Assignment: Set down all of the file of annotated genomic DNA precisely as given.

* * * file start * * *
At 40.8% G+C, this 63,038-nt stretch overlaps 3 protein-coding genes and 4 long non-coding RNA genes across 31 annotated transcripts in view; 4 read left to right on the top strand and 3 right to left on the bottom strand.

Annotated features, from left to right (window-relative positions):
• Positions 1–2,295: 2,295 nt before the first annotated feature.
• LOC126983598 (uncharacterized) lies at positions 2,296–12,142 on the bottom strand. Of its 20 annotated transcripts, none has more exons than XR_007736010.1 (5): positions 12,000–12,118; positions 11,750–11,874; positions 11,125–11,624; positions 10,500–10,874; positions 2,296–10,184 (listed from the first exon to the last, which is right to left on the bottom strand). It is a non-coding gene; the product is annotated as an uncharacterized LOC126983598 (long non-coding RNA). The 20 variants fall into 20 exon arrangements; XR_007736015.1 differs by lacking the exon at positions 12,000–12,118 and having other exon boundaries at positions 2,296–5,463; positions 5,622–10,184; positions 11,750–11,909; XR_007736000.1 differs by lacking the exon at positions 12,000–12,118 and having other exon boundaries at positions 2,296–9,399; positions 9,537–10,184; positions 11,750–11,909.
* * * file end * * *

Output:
At 40.8% G+C, this 63,038-nt stretch overlaps 3 protein-coding genes and 4 long non-coding RNA genes across 31 annotated transcripts in view; 4 read left to right on the top strand and 3 right to left on the bottom strand.

Annotated features, from left to right (window-relative positions):
• Positions 1–2,295: 2,295 nt before the first annotated feature.
• LOC126983598 (uncharacterized) lies at positions 2,296–12,142 on the bottom strand. Of its 20 annotated transcripts, none has more exons than XR_007736010.1 (5): positions 12,000–12,118; positions 11,750–11,874; positions 11,125–11,624; positions 10,500–10,874; positions 2,296–10,184 (listed from the first exon to the last, which is right to left on the bottom strand). It is a non-coding gene; the product is annotated as an uncharacterized LOC126983598 (long non-coding RNA). The 20 variants fall into 20 exon arrangements; XR_007736015.1 differs by lacking the exon at positions 12,000–12,118 and having other exon boundaries at positions 2,296–5,463; positions 5,622–10,184; positions 11,750–11,909; XR_007736000.1 differs by lacking the exon at positions 12,000–12,118 and having other exon boundaries at positions 2,296–9,399; positions 9,537–10,184; positions 11,750–11,909.